• @mattnz Yes, I wouldn't recommend goopflarg and beezlebub as names. But if the function can tell which date it wants to use as the beginning of the range and which as the end, it doesn't matter which one you call start and which you call end, and other reasonable names like date1 and date2 work equally well.
    – Caleb
    May 19, 2012 at 13:20

Why not just name them what they are? That would seem to be the most intuitive to me.

function myFunc(recentDate, oldDate)

You are defining a time span. A time span has a start and an end (or begin and end). It doesn't have a "most recent" and "least recent" because this calls to the notion of "present", which is not relevant.

Further adding to the notion of "no time like the present", the start and end can be both in the past, both in the future, or one before and one after the present. Suddenly "most recent" becomes a lot more complicated.

  • With this in mind, what would be your solution to the question then? How do you convey this to other developers in your function's arguments? May 18, 2012 at 17:40
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    Simply "StartDate", "EndDate", and good documentation. There is a case to be made for documentation. A well made API has appropriate documentation. Furthermore, if you want to get cocky, throw an Exception if EndDate < StartDate, and document that too.
    – MPelletier
    May 18, 2012 at 18:05
  • I completely agree with you, but I think my question was geared more towards the normal conventions and what would be intuitive. I was trying to make it easy for the developer so that they didn't have to go looking in documentation. To put it short, I didn't want to make it function(haystack, needle) when the known convention is function(needle, haystack). May 18, 2012 at 18:12
  • I agree with the desire to make something adequate and clear. I'm working with an old code base where any notion of "first" and "last" are labelled "a" and "z"... "Start" and "End" sound much more natural.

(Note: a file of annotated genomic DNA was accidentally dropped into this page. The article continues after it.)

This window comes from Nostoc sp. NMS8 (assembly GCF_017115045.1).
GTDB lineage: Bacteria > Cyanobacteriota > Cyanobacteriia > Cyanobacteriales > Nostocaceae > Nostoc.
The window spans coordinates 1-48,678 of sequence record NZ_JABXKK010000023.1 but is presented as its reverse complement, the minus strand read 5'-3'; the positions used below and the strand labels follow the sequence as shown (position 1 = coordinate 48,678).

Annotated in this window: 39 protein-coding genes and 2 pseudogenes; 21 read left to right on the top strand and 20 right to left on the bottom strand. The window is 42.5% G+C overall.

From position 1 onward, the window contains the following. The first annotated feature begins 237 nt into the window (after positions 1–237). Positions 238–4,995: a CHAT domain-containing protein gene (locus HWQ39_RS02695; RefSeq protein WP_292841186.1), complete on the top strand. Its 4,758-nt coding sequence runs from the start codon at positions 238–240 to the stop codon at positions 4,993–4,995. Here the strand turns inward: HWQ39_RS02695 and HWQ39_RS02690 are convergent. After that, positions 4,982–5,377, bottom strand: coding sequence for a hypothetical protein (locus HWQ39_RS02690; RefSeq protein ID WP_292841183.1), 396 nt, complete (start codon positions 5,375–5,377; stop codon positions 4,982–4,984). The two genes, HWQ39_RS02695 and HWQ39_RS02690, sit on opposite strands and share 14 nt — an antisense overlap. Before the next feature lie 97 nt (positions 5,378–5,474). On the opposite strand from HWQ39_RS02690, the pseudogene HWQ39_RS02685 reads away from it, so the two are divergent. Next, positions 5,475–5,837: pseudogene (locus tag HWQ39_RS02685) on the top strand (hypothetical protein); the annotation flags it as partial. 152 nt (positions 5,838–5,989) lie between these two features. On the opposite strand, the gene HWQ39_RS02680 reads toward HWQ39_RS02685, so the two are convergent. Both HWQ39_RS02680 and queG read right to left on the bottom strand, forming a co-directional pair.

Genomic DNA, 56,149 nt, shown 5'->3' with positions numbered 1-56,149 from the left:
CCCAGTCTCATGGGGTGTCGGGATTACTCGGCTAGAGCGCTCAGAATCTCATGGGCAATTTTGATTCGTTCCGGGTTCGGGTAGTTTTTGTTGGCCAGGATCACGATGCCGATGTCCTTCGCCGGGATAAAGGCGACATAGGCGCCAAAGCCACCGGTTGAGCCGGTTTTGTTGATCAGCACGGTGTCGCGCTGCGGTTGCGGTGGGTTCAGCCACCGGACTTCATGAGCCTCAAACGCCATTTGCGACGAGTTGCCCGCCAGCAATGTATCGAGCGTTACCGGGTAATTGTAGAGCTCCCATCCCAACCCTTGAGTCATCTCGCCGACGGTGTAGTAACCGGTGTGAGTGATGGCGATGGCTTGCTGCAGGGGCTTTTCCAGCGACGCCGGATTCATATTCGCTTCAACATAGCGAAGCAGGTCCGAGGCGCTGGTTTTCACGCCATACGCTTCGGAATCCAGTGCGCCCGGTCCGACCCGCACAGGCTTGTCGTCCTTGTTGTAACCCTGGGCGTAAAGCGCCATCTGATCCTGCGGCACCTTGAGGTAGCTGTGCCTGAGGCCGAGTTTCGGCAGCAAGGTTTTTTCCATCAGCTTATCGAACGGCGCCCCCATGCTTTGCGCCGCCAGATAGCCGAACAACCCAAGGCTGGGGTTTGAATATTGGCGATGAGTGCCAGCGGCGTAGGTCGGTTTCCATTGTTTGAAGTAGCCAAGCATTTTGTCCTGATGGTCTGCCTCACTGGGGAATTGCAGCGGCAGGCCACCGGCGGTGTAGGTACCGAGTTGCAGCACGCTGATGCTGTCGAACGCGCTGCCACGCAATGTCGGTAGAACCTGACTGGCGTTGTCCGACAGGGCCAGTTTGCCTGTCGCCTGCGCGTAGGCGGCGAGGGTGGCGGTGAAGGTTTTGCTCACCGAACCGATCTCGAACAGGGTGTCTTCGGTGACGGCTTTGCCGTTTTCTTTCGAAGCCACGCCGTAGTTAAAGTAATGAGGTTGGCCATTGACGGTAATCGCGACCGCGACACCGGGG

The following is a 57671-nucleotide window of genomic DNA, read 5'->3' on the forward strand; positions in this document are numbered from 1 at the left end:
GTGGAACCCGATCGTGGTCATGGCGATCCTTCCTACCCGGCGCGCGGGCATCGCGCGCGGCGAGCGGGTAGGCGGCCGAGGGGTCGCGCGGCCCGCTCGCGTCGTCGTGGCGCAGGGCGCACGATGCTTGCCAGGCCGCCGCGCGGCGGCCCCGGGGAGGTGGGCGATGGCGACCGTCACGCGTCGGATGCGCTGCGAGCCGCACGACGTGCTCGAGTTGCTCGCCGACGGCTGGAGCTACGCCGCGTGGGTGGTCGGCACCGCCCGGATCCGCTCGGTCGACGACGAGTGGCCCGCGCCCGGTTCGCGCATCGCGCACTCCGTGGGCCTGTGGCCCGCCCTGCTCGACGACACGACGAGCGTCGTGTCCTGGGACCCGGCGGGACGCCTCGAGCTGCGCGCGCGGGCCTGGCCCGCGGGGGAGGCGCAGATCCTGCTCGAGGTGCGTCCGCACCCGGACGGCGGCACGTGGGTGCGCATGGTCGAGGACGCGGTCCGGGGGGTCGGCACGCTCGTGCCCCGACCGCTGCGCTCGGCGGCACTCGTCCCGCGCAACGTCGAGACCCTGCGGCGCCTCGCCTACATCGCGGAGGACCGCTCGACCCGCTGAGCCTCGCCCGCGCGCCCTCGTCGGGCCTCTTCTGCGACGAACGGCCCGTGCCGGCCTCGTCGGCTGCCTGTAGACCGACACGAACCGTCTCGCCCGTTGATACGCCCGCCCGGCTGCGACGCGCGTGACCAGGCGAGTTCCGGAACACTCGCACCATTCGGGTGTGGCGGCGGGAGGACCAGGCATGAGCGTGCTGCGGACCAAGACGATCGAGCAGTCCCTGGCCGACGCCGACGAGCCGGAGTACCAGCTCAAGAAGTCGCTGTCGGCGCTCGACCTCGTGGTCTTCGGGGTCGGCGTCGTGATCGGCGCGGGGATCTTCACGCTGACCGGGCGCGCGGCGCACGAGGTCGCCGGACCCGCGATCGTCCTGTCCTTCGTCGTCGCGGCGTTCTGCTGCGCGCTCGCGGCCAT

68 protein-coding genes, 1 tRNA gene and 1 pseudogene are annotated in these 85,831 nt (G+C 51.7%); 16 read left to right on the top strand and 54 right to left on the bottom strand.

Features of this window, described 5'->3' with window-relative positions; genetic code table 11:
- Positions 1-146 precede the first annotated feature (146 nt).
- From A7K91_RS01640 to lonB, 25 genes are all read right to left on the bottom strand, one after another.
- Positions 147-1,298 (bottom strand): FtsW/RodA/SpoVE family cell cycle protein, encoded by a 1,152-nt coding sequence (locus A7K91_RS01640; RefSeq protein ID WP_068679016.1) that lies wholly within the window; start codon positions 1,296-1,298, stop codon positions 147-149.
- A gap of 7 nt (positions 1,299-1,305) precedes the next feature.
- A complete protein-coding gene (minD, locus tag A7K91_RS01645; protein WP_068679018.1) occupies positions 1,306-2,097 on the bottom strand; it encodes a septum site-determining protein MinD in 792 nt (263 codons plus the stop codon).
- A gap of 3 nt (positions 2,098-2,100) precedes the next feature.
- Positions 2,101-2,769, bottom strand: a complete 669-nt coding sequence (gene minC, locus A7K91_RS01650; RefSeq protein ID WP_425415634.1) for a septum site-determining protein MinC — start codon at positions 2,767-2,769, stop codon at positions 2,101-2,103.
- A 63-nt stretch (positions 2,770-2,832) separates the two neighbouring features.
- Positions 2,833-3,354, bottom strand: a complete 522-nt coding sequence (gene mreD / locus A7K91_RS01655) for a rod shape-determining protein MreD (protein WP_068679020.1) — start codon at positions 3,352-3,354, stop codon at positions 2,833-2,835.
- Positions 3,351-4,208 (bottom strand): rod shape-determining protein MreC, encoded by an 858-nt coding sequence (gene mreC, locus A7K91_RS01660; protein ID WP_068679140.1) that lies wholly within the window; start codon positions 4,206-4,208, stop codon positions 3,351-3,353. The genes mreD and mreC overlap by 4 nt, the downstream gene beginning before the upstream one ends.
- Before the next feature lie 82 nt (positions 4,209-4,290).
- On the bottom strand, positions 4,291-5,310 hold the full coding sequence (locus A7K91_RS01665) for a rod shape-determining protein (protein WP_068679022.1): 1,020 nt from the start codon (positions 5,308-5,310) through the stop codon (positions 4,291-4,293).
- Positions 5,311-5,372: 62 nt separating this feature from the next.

– MPelletier
    May 18, 2012 at 18:20
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    There's also a case to be made for reading left to right. The order goes that way in more languages than the reverse. Both human and programming languages.
    – MPelletier
    May 18, 2012 at 18:22

I think start shouldn't be used. To Start and to Stop, not to Start and End. I think you can use Begin and End together but that can be confusing again from which point of reference you looking at Begin.

I use function(FROM, TO) for more correct English perhaps. But in any case, you should place a wrapper logic in your function which sets the earliest date properly:

if FROM is earlier than TO 
 t_earliestDate = FROM
 t_latestDate = TO
 t_earliestDate = TO
 t_latestDate = FROM
  • +1 for FROM and TO. But I disagree with your wrapper logic, if FROM is greater than TO the function should fail.
    – Treb
    May 18, 2012 at 17:12
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    Your right, but what if the function's main goal is to provide for example data given a range of time, then FROM and TO can be interchangeable since the range is the important drive.
    – ArmenB
    May 18, 2012 at 17:23
  • @Treb, no need for it to fail if you're just looking for a range. Why fail when it really does not matter?
    – CaffGeek
    May 18, 2012 at 17:34
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    @Trab: that would imply a lot of type checking and value validation. "Design by contract" says (among other things) that you define a contract (protocol) for your functions and their callers are responsible to follow the protocol. In some cases it makes sense to protect some pieces of code (i.e. avoid stuff that would mess the system) but I would advice against doing it always.
    – MyName
    May 22, 2012 at 8:08